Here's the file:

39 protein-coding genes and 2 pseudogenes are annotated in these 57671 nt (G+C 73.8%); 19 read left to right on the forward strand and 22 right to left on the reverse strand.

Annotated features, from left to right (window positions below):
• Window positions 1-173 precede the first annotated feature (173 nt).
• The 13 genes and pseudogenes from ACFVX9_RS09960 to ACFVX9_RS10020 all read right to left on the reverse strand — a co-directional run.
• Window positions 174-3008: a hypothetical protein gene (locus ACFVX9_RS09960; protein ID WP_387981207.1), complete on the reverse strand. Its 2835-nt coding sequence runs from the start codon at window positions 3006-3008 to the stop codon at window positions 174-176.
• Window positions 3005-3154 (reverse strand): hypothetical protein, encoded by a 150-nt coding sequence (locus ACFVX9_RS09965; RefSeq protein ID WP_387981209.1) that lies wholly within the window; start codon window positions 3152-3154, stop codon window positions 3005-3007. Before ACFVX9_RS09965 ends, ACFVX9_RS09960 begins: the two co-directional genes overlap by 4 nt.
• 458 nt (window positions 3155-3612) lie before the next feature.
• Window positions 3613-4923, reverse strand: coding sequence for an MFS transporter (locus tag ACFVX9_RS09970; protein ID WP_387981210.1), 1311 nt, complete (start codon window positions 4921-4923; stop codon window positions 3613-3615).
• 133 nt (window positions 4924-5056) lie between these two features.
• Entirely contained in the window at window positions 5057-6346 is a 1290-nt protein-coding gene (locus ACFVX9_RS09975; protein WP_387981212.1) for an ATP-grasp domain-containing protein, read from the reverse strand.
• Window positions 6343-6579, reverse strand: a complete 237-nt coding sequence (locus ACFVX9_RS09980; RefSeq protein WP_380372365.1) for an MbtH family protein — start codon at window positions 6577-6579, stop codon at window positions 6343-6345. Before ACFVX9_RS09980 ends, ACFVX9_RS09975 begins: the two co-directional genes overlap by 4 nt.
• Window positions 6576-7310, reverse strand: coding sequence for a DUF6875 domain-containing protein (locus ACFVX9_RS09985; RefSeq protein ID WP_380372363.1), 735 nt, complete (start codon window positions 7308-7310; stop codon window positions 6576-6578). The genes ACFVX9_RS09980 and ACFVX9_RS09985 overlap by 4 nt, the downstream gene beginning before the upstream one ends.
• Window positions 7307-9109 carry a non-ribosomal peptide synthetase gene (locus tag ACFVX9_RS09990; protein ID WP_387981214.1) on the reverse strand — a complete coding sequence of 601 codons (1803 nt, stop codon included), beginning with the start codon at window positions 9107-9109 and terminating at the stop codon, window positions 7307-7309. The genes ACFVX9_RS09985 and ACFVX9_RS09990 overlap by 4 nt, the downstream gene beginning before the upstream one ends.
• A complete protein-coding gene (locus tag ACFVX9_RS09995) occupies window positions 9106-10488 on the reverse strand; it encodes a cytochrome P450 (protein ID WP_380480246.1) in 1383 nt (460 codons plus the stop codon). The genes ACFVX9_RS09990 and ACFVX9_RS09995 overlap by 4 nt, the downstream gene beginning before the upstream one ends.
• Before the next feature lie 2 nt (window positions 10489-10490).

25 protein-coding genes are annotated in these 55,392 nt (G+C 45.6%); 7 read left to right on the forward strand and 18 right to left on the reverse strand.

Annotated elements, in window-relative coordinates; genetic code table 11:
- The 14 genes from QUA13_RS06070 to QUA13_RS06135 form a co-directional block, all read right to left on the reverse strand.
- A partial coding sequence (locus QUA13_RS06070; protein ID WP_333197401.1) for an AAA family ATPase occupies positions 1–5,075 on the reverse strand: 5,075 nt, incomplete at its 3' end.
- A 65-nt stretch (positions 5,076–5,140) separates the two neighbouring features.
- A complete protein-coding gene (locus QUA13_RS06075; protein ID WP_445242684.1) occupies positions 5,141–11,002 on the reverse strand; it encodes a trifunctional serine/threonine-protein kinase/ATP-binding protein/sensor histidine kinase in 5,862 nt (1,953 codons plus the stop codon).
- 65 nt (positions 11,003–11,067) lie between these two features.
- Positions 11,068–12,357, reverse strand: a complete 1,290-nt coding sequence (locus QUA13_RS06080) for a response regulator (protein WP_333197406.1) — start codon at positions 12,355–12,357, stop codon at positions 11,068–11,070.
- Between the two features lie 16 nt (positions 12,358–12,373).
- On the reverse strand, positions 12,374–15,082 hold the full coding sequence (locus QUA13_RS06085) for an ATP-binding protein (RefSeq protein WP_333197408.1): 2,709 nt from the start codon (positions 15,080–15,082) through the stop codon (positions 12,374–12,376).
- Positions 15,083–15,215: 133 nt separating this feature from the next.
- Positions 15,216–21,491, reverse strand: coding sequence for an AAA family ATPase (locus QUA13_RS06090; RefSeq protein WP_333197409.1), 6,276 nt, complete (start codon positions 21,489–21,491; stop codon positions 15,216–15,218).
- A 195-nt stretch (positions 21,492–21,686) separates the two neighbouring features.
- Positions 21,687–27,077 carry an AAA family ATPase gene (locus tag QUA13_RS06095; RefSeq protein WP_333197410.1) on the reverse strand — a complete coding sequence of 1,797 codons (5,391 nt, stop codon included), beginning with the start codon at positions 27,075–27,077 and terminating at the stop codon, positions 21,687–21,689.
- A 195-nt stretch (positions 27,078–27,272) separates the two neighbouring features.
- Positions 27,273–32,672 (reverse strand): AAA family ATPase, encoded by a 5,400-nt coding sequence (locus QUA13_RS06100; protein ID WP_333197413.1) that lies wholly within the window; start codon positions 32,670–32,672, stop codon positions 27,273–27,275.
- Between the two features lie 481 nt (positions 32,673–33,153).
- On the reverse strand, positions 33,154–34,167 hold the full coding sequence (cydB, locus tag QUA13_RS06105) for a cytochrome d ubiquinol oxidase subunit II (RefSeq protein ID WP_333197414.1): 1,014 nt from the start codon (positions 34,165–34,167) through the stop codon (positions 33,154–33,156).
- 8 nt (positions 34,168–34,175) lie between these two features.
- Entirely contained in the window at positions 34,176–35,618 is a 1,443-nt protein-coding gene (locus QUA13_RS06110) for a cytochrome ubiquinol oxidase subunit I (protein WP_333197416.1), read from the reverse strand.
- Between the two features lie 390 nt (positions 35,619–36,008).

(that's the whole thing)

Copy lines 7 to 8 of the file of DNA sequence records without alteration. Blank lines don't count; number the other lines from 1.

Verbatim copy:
• 458 nt (window positions 3155-3612) lie before the next feature.
• Window positions 3613-4923, reverse strand: coding sequence for an MFS transporter (locus tag ACFVX9_RS09970; protein ID WP_387981210.1), 1311 nt, complete (start codon window positions 4921-4923; stop codon window positions 3613-3615).